Fed-up members of the public began looking for theft-prevention ideas.  Some were innocuous, like the removal of hubcaps between the hours of sunset and sunrise.  In Illinois, that was the policy of at least one parking lot facility in order to protect the hubcaps on the cars parked there overnight.  Unfortunately, a woman called police to report stolen hubcaps even though the “thief” had left the following note on her car:  “Sorry.  Bosses orders to take off all hubcaps.  Open at 9 AM tomorrow. (Signed) Morris.”   Other solutions were much more dangerous, even potentially deadly.  Some owners strategically installed razor blades as an unwelcome surprise for pilferers.  In Louisville, an even more dangerous situation was created when owners began standing guard over their automobiles with shotguns at night.  One man who had been a frequent victim of theft lied in wait with his shotgun and when a car stopped and the occupants approached his car, he fired into the side of their car in order to “mark it for identification”.  To be fair, I would be hard-pressed to think of a more effective theft deterrent than the business end of a shotgun.

With razor blades and shotgun shells taking the situation from bad to worse, authorities began looking for a better solution and hit upon engraving.   Engraving hubcaps with identifying marks provided a way to prove ownership which made caps easier to reunite with owners and also made them less desirable to steal in the first place.  Los Angeles was reportedly able to decrease hubcap theft by 40% in the first year after instituting an engraving program.  The identifying marks used varied from city to city.  Ft. Lauderdale used a number devised by the police department that consisted of the year of the make of the car, the first letter in the name of the car and the last three digits of the serial number.  Other jurisdictions, like Louisville, engraved license numbers and then provided stickers to place in the window as an additional deterrent.  Engraving was performed either near the valve stem opening or along the outer lip and it reportedly only took a couple of minutes to engrave all four caps.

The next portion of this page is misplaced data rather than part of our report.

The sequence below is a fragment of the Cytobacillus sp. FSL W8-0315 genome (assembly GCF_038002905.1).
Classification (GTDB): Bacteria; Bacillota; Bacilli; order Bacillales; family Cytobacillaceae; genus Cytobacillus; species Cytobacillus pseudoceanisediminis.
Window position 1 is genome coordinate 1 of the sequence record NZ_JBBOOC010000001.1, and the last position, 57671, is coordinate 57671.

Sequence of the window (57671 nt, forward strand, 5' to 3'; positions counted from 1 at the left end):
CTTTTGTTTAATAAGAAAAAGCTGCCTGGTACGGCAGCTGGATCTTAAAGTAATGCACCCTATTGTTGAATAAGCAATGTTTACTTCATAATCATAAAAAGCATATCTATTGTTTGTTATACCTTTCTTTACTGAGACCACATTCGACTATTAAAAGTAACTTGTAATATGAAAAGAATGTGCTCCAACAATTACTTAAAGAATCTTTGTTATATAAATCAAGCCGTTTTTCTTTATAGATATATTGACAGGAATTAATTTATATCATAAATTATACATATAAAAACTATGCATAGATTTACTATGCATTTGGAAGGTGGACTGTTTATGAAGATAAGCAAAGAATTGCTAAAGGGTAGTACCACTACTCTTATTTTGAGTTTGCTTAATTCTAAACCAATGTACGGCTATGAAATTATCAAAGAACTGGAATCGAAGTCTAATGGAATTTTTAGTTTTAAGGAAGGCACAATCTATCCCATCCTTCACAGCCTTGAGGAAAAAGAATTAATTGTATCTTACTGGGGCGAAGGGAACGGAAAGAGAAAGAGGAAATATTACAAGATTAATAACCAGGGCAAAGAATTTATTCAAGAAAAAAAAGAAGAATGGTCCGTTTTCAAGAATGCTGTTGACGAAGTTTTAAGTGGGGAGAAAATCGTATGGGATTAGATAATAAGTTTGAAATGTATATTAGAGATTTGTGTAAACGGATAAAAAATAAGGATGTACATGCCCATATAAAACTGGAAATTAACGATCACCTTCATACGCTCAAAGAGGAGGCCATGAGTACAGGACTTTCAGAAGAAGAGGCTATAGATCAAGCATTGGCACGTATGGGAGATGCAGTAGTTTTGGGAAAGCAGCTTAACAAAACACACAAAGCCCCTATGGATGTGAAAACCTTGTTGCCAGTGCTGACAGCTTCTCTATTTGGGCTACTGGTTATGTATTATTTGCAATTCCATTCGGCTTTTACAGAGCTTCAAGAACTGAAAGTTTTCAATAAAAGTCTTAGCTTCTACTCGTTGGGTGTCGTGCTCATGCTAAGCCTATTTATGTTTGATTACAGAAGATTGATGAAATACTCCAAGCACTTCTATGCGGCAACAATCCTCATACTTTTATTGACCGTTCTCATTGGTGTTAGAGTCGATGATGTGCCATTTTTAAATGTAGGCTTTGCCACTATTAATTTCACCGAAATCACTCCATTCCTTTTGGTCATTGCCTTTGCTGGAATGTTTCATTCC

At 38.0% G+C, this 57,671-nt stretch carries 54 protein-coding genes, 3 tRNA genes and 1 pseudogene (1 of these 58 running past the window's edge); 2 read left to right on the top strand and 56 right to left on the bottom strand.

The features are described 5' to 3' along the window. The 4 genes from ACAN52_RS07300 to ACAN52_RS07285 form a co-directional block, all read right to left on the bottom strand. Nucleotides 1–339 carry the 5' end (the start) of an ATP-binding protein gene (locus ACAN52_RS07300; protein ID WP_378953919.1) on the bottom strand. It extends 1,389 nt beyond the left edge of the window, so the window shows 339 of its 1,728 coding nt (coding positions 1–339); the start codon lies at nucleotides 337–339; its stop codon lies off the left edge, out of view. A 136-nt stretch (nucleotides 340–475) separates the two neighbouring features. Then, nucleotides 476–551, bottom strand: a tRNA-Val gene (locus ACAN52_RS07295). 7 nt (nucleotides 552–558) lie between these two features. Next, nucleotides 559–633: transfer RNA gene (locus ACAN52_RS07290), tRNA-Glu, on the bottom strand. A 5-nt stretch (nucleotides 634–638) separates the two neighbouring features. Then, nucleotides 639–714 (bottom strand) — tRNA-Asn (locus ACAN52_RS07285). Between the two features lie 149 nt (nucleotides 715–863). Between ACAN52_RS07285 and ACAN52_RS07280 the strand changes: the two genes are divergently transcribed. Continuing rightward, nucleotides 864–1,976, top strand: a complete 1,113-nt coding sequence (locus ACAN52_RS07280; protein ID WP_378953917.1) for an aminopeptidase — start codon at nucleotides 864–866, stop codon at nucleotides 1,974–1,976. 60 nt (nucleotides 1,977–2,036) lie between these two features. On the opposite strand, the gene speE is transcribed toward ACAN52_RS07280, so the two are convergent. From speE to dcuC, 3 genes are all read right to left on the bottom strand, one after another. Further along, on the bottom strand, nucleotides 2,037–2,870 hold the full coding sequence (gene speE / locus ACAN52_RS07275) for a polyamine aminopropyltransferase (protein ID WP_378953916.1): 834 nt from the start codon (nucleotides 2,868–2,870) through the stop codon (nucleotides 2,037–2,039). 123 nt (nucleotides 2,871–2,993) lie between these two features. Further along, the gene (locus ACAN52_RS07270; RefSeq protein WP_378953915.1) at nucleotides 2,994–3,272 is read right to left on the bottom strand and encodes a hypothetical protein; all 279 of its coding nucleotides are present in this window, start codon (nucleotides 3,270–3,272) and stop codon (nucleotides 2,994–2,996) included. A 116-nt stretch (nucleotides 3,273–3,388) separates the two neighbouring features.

Nashville Police Chief watches his hubcaps get engraved as part of “Operation Hubcap”.
Ft. Lauderdale patrolman supervises the engraving process.

Engraving was usually offered as a free service and was often a joint effort between insurers, law enforcement, service stations and local clubs.  In Shreveport, the mayor declared “Automobile Accessories Theft Prevention Week” after someone lifted hizzoner’s caps while he was watching a football game.  In that city, the license number of the car was engraved by a local safety club called The Regents.

In Tampa, service stations regularly engraved hubcaps while the car was up on the grease rack.  In Alliance, Nebraska, stamping was used in place of engraving, and Stickney’s would perform the service for free along with a tire safety inspection:

It is funny, though, I have personally handled approximately a gazillion hubcaps from that era, and I have never noticed engraved markings on any of them (if you have one, send me a photo)!  Hubcaps aren’t as popular as they were back in the fifties, but I wonder how many juveniles today would even know how to remove one.  After all, they do say the most effective anti-theft device today is a standard transmission.